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Remaking Hollywood: Why the Hate?

If there's one thing that gets people's blood boiling and the internets all up in a rage, it's the idea that Hollywood is raping their childhood by taking an existing property and remaking it for today's audiences.  While this obviously isn't a new trend, the popularity of remakes (or reboots or re-imaginings) is increasing to ridiculous proportions.  With all the hatred spewed towards these remakes, it begs one question.  Is it really that bad?  The answer is, shockingly, not really.  

The reboot backlash reached a fever pitch with this year's remake of the 1984 classic Ghostbusters.  As soon as it was announced, the internet went all nerd rage on the idea before even giving it chance.  Now that it's been released, the general consensus is that it's OK.  It's not the trainwreck that everyone expected it to be, nor is it a modern day classic.  It's just a summer popcorn flick.  In other words, it was no big deal.  Exactly like every remake before.  

Oh how the internets hates this movie.

There are good remakes.  There are bad remakes.  There are some that people don't even realize are remakes.  There are ones that are better than the originals.  There are ones that are worse.  The one thing they all have in common is the fact that a remake doesn't negate the original.  In other words, the original movie that you hold so dear still exists.  The 2016 version of Ghostbusters does not make that 1984 classic disappear.  No one is going to slip a copy of it into your Blu-Ray case of that original.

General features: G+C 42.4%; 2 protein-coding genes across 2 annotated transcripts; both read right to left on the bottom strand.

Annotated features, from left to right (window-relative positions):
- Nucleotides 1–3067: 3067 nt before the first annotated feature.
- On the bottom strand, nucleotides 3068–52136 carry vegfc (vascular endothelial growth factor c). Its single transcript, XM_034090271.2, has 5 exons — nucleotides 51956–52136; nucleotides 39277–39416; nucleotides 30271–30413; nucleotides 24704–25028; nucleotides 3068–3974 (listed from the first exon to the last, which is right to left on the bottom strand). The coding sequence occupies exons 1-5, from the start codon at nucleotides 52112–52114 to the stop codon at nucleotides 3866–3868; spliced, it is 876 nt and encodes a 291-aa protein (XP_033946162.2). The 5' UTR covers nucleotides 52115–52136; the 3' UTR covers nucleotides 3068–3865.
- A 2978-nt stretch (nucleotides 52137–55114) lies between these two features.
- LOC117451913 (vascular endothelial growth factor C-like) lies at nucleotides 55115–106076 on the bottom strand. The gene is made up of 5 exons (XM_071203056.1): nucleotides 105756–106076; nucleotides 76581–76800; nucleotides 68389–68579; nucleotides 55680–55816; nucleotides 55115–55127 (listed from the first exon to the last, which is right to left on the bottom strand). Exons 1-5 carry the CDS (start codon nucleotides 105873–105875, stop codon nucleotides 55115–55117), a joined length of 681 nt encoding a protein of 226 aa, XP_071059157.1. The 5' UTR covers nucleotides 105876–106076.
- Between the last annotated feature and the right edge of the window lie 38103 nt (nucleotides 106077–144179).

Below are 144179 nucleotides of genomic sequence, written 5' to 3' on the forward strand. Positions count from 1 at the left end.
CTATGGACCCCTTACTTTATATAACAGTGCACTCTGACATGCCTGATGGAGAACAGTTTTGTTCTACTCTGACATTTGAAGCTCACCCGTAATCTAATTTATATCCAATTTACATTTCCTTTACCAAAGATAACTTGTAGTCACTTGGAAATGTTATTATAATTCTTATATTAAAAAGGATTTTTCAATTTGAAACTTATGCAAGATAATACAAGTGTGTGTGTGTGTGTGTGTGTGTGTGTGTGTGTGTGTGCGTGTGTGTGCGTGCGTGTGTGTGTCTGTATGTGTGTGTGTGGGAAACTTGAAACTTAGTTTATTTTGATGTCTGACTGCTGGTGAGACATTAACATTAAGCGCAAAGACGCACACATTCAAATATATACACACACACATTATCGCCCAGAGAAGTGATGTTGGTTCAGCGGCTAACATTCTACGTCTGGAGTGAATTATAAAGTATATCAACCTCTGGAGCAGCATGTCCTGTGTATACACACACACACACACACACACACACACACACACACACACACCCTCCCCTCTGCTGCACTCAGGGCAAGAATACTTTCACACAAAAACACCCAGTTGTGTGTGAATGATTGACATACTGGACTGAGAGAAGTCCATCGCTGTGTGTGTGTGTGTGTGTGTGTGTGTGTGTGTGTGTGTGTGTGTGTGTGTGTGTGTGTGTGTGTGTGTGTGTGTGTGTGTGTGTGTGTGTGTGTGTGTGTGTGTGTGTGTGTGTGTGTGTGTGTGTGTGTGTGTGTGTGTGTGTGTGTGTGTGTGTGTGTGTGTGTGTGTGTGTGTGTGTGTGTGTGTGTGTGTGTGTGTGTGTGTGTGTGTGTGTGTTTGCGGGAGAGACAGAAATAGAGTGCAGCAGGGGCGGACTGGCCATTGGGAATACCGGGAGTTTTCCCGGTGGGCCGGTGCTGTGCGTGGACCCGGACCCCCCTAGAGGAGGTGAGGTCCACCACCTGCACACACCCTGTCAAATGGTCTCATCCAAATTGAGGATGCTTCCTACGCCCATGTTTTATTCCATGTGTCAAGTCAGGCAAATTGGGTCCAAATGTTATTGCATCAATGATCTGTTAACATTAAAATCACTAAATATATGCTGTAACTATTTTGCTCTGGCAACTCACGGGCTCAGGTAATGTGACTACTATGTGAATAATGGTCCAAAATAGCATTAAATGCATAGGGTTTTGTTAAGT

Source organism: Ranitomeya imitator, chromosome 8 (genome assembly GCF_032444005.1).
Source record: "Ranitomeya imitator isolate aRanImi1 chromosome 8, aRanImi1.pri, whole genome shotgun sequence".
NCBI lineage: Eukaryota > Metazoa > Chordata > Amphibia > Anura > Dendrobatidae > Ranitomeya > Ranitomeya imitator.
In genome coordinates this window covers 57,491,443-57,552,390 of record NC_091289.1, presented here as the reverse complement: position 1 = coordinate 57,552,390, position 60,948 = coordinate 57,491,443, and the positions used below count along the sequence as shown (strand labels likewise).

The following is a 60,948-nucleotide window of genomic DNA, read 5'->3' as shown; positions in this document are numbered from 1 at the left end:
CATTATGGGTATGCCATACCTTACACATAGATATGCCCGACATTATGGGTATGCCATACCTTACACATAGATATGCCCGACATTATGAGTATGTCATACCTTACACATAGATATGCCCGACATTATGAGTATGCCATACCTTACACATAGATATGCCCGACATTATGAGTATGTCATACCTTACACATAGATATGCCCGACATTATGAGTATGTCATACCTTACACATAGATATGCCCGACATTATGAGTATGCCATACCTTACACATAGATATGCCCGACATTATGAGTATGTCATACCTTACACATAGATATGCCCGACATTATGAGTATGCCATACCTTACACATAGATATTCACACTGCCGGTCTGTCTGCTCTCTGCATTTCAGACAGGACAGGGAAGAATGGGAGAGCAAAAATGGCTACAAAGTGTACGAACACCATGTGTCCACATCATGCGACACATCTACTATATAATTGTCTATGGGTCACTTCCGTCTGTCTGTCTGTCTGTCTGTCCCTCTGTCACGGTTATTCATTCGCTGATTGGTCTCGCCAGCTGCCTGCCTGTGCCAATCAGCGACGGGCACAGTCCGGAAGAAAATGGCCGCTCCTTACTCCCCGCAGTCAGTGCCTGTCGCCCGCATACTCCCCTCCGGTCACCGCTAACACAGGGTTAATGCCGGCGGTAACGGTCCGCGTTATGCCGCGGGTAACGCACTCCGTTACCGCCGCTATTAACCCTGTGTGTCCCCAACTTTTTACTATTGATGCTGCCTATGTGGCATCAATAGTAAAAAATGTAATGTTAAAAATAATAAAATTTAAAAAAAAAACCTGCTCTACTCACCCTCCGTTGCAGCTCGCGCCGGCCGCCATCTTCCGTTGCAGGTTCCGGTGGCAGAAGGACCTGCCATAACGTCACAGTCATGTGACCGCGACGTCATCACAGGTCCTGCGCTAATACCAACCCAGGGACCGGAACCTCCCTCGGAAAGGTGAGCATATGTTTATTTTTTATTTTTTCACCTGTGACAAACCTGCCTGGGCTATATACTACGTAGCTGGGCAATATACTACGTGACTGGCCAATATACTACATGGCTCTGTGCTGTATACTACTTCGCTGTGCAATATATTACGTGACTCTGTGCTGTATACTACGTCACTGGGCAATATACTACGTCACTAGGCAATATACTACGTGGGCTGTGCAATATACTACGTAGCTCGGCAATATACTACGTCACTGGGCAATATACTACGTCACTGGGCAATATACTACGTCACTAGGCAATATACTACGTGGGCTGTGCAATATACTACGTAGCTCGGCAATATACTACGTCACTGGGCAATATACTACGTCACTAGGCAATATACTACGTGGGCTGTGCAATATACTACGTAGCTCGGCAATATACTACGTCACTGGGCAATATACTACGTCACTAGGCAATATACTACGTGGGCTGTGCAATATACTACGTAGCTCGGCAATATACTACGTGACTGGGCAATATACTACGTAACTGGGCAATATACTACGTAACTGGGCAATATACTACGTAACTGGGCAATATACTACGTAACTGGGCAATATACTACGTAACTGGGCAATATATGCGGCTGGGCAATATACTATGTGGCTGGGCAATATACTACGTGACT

What people fail to realize is that while some see it as a lazy way to cash in on a known name brand, it does something else for that property.  It brings awareness to a whole new generation that may not have the emotional attachment to it that you have. If some people see the new Ghostbusters and then checks out the original version, what's there to lose?  

The kids love their horror remakes.

 I've never quite understood why people get off on hating remakes so much.  Sure, it lacks originality, but it also can give a franchise a new life.  Some franchises had gone as far as they could go (Friday the 13th, I'm looking at you), but there is still value to the characters and properties.  What's the problem in bringing them back?  It's not like anyone is forcing you to watch something you don't want to.  

So, with all that said, expect a new series of articles on PopCultureCast soon where we Revisit Remakes.  We'll take a look at the good and the bad and the pointless.  In a sea of nerd rage, we'll take an objective look at some movie remakes that are loved, hated and forgotten.  


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